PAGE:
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19

The key change you are describing is known as a Chromatic Mediant Relationship. This type of modulation rose to prominence in the Romantic Period and has been used by composers and musicians ever since. Chromatic Mediant Relationships are ones in which the roots or tonal centers of the keys are a non-diatonic 3rd apart. If diatonic (within the key), it ...


11

I would say personally that it's mostly a matter of the music being taught. The main exception to that is voice; all you have to do is listen to, say, Pavarotti and Frank Sinatra to tell the difference. They are obviously each going after a very different sound. Operatic singing doesn't use a microphone and emphasizes natural volume. The sound is ...


8

Well, yes, when listening to pop and rock music, it can seem like much of the vocal harmonisation moves in parallel motion (often in thirds and sixths), but there are plenty of examples of different motion out there, if you listen out for them. I've always thought that The Beatles used some subtly interesting vocal harmonies. Below are the first 8 bars of ...


7

Major and minor chords are both triads: a root note, a third, and a fifth. Major chords have a major third, four semitones above the root. Minor chords have a minor third, three semitones above the root. The fifth is usually a perfect fifth, seven semitones above the root. However, a chord with a minor third may have a diminished fifth (only three ...


6

I've been searching online, talking with musicians about this, and here are some techniques I retained, with some interrogations : Get out of scales from time to time Totally off-scale, no limit (really?) Play a riff and play it elsewhere For instance and play it off one half-tone higher, and then come back / play it a half-tone higher again Ascend and ...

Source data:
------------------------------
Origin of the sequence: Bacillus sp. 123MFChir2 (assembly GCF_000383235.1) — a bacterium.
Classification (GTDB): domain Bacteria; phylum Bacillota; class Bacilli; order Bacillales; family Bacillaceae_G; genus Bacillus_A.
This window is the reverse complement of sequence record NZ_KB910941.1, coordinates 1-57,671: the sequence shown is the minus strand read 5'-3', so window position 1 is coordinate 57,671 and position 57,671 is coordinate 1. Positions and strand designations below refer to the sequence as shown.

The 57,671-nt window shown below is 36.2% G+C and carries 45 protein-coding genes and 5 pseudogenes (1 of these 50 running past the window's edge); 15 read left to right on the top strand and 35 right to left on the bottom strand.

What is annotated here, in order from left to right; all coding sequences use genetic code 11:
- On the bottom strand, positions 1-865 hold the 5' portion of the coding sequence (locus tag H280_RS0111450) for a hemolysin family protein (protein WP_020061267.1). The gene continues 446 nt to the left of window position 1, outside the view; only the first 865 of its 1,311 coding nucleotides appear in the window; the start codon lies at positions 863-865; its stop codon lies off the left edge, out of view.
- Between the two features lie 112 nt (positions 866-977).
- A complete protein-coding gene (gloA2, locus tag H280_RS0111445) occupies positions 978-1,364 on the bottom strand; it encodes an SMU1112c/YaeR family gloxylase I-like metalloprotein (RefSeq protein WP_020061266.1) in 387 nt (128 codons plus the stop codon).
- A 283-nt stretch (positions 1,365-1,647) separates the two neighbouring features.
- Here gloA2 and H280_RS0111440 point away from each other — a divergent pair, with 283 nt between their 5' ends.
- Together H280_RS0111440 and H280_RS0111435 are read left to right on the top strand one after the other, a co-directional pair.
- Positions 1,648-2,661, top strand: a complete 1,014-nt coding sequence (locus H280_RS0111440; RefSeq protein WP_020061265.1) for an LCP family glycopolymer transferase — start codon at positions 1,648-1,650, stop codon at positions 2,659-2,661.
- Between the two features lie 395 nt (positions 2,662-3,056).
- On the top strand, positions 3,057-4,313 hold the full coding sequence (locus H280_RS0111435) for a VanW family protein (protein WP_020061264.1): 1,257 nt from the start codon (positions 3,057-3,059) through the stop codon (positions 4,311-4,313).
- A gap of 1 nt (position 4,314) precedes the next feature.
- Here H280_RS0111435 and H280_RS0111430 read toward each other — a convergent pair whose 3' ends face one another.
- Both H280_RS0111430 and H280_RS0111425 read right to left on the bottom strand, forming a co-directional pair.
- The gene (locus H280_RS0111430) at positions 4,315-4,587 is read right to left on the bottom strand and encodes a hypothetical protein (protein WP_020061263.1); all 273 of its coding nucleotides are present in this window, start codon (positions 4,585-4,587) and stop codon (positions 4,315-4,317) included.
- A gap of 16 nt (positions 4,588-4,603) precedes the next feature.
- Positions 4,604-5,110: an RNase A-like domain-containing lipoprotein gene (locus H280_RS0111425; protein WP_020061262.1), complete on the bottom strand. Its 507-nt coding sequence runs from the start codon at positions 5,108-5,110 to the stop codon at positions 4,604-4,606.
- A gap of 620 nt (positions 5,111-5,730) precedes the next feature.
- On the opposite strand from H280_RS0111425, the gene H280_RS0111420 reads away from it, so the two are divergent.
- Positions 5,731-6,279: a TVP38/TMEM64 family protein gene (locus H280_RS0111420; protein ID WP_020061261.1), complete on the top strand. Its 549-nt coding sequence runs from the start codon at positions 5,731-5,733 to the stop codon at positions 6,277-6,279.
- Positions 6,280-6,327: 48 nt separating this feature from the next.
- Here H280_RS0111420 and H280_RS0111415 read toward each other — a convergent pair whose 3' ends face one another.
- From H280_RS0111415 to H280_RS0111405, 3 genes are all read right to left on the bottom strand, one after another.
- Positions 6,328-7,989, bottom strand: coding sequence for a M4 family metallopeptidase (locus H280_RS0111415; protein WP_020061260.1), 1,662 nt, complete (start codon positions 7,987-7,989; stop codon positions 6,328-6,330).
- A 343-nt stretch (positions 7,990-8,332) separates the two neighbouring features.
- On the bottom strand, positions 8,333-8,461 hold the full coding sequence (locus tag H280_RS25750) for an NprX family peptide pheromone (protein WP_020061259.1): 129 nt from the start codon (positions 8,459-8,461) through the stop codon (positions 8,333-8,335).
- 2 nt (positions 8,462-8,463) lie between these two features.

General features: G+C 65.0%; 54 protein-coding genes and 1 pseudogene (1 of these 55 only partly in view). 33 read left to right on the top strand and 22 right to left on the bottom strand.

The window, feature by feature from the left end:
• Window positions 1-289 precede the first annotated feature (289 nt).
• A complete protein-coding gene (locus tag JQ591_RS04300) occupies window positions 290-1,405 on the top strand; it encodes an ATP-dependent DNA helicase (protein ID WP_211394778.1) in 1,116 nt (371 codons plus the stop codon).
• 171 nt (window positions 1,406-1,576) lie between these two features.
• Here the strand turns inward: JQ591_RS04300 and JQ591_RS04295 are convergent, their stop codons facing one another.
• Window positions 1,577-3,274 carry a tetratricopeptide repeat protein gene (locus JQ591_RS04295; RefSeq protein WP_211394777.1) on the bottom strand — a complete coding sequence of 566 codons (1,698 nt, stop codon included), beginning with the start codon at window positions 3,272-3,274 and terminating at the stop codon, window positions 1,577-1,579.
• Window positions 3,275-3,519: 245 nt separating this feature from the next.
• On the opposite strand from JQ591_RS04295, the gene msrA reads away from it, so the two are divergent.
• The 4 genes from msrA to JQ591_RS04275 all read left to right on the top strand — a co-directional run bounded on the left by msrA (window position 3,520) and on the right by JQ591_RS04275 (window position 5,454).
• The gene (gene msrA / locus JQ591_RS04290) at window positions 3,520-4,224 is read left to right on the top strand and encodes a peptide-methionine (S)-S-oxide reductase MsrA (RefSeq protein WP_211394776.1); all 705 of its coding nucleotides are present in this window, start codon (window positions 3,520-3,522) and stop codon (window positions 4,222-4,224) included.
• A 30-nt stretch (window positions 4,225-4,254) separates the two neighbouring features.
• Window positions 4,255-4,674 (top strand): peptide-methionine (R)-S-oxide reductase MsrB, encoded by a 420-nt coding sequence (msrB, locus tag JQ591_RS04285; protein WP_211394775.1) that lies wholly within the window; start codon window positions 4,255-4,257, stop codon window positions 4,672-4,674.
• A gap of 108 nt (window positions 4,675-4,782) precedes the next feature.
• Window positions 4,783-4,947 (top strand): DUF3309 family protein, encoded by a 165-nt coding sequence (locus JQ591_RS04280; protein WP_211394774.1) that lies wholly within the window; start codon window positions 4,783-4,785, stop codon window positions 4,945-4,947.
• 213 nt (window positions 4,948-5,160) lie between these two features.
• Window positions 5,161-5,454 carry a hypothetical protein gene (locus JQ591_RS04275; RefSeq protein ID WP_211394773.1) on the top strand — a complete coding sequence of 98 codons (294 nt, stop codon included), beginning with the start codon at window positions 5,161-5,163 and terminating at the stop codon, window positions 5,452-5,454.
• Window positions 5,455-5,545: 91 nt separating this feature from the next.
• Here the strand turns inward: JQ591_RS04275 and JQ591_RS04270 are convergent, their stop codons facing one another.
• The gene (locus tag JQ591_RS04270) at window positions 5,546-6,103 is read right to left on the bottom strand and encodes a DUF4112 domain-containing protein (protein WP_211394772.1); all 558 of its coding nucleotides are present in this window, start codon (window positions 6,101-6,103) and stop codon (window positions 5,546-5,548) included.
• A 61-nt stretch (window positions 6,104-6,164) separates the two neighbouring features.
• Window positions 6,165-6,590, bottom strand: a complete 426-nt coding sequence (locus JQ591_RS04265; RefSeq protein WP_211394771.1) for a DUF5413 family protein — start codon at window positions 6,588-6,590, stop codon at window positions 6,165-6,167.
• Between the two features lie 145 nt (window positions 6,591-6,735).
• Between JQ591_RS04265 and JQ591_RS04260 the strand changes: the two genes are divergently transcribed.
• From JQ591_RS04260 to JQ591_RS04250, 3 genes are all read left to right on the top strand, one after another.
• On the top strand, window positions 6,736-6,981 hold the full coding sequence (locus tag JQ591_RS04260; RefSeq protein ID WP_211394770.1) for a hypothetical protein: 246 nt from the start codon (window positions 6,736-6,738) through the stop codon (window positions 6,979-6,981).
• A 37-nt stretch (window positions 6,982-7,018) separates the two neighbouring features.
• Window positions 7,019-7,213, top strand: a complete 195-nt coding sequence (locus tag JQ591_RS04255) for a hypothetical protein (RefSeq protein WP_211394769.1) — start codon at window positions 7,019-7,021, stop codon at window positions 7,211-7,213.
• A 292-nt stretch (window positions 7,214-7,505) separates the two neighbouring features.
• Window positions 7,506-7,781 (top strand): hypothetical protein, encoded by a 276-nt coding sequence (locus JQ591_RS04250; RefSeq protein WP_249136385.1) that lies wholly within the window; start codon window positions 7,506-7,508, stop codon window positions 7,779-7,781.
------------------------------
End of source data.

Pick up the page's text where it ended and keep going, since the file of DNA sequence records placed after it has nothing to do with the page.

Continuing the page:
5

While is very tempting to approach improvisation focusing on phrases and licks, your solo may sound very awkward if you play unrelated chunk of melodies/ideas without thinking about beginning/development/ending. One aspect I love - and judge to be very important - about jazz improvisation are 'motifs', and you can't really apply that to a single phrase. ...


5

At this stage, it's learning how to control the bounce of the stick - the second hit comes straight after the first, same hand, but after a bounce. Doing it this way also frees up the right hand after the roll, to maybe hit a crash. Alternating puts the last hit with right hand, so cuts down on time to reach a cymbal. However, every roll or fill you learn ...


5

Do Re Mi and so forth are generally "movable". In the key of G, G is "Do" and B is "Mi". The tonic of the key is "Do". Solfege is usually sung this way, with Do as the key note. This is the "Movable Do" system. If you transposed the song "Do Re Mi" (from The Sound of Music) to any other key it would still be "Do Re Mi". In some languages, French for ...


4

See this SO question. I'm not sure if this is exactly what you need, but it might help. Because I'm just linking another question, I'd normally put this as a comment. However I don't have commenting permissions on this site (yet).


4

I think I know what you're getting at. First, a "musical passage" is just any group of notes that are organized into a single idea. It doesn't have anything to do with being on the beat or not. However... If you've lost the beat, you can stop playing, get back onto the beat, and start back in again while everyone snickers at you. Or, you can play a ...


4